Illustrated by Korky Paul

Amazon Link: £9.89 (hardback)

Published by Oxford University Press


 Just when we think we've read all of the Winnie Witch books, another one crops up at our local library and we can't resist picking it  up. Though this is pretty formulaic Winnie Witch fare, there's plenty to keep youngsters happy and amused particularly if they're fans of Winnie's long suffering (especially in this tale) cat Wilbur. 

Winnie struggles to write a thank you letter (on her super duper iMac which looks suspiciously just like the one I'm typing this blog entry on) to her sisters after she receives a misbehaving flying carpet for her birthday. Naturally Wilbur falls foul of the magic rug, and ends up on a mad haphazard chase through a local fairground. 


As with all the Winnie Witch books, it's the illustrations that make them worth reading - oodles and oodles of detail, plenty of in-jokes (funnily enough guess who turns up making a cameo in this book like she does in all the other Winnie Witch books!) and lots to amuse children and parents alike.

Charlotte's best bit: Winnie running slap-bang into Professor Puffendorf on her bike

Daddy's favourite bit: The iMac. It must be the only one in existence that has a worse keyboard than mine. 

Rating: 4 out of 5

It's the Bear!

It's the Bear!

Written and Illustrated by Jez Alborough


Published by Walker Books





I'm never quite sure whether this book is attempting to be slightly scary, or whether it's just trying to show that parents who don't listen to or pay attention to their kids could come to a sticky end. Either way, Jez Alborough's books are a delight (you've probably seen his cute chimpanzees in books like "YES!" or "HUG!". 
Here, a wee lad called Eddy constantly warns his mum (who looks bizarrely like Sarah Beeny from the property telly shows) about the bear that lives in the wood. Ignoring his pleas, Mum soon finds out that children should be listened to, particularly where bears are concerned.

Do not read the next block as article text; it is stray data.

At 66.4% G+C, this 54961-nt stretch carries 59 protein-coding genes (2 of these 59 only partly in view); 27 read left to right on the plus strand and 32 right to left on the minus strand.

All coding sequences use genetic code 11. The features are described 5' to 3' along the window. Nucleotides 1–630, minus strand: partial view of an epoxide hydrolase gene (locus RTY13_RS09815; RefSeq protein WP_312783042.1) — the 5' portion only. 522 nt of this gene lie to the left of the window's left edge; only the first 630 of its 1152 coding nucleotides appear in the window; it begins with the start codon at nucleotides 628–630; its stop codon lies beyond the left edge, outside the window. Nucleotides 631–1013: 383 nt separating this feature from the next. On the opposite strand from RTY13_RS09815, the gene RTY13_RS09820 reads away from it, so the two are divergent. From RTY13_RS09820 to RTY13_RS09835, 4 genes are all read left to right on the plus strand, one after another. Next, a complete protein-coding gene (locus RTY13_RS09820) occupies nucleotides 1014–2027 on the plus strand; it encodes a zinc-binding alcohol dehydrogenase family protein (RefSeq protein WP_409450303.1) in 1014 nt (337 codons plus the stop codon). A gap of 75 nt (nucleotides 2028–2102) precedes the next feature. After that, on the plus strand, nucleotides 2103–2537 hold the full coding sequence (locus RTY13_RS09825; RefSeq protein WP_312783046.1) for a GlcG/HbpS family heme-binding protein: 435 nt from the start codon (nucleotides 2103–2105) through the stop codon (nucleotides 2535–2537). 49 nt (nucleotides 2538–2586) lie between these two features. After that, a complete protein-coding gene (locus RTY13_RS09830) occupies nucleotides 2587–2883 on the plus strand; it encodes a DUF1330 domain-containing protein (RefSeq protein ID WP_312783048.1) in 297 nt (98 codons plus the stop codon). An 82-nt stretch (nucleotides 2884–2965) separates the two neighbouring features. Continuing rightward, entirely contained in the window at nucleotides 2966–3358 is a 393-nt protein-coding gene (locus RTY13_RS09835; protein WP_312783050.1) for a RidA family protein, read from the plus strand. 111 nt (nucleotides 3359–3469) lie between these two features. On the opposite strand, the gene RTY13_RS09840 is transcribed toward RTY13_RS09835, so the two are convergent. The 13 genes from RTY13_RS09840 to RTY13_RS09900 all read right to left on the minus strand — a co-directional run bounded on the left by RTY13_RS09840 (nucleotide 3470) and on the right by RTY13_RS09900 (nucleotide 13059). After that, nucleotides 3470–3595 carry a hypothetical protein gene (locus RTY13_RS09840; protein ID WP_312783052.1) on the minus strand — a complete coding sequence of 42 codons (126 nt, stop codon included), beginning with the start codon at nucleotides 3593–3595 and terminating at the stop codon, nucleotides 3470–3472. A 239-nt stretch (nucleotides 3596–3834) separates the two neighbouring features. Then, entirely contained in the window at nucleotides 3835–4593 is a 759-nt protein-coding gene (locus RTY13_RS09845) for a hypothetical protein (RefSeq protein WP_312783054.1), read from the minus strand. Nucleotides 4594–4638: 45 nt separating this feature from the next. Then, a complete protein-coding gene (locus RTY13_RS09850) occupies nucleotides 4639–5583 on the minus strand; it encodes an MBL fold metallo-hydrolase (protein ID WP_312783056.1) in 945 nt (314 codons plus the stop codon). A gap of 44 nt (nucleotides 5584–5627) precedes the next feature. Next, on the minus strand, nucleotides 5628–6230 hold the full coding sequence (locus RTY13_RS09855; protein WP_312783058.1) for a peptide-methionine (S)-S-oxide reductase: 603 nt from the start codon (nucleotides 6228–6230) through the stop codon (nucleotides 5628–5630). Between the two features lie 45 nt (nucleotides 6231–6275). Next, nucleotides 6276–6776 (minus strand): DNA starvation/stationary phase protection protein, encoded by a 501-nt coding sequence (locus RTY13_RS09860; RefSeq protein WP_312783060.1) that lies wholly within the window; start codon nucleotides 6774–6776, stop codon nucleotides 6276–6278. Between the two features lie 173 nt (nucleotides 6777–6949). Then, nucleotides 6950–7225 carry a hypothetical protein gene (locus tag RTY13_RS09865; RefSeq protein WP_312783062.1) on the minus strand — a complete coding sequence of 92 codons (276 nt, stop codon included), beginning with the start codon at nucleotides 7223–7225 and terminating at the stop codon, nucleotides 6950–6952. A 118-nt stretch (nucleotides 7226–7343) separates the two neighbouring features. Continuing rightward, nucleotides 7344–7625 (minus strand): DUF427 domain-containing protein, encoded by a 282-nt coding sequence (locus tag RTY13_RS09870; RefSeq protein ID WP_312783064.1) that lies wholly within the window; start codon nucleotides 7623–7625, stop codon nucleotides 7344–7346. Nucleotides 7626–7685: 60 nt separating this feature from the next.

Charlotte's best bit: Eddy peeping out of the picnic basket just before being sat on by the bear. 


Daddy's favourite bit: Mmm! Blueberry pie!


Rating: 3 out of 5

Professor Puffendorf's Secret Potions

Professor Puffendorf's Secret Potions

Written by Robin Tzannes

Illustrated by Korky Paul

Amazon Link: £4.49

Published by Oxford University Press

Charlotte has always wondered who the mysterious "Doctor Lady" was when she previously had cameo appearances in most of the Winnie Witch books. The answer is the marvellous amazing Professor Puffendorf, a mad scientist with as many crazy inventions as Winnie Witch's spells. 

This is the first time we've seen any of the Prof Puffendorf books at the library so we had a look and I think we'll be on the lookout for more in the series as it's excellent stuff. In this cautionary tale of what happens if you're a nasty dishonest hired help, the Professor's cleaner steals several amazing secret potions, testing them out on Professor Puffendorf's hapless hamster before attempting to make off with them. Naturally the thief gets his comeuppance at the end of the book with hilarious consequences. As a massive fan of Korky Paul's artwork there's his trademark of scratchy pen work with absolute tons of detail on show in this story.

We can't wait to read more. Thoroughly recommended if you're fed up with Winnie and her misfiring spells. 

Charlotte's best bit: Professor Puffendorf's hamster singing. 

Daddy's favourite bit: Trying to decipher those bizarre cyrillic messages Korky Paul leaves throughout his work. 

Rating: 4 out of 5

Emily Brown and the Thing

Emily Brown and the Thing

Written by Cressida Cowell

Illustrated by Neal Layton

Amazon Link: £4.09

Published by Orchard Books



 Emily Brown and her rabbit Stanley can't get to sleep (I know the feeling, I've had insomnia all week). The root cause of their sleepless nights is "The Thing", a friendly monster who sends Emily and Stanley on a series of quests to help HIM sleep. If you've read "This Rabbit Belongs to Emily Brown" you'll know what to expect - an imaginative mix of adventures and haphazard happenings. 

I'm not always convinced by Neal Layton's illustrations in this (they're a bit scrappy, and hit and miss) but the storytelling wins through and even though he's a right royal pain in the papoose, you can't help but feel sorry for The Thing. 

Charlotte's best bit: The twisty turny cave under the stairs


Daddy's favourite bit: Poor Thing being reduced to tears when told off. 


Rating: 3 out of 5.

Tuesday, October 5, 2010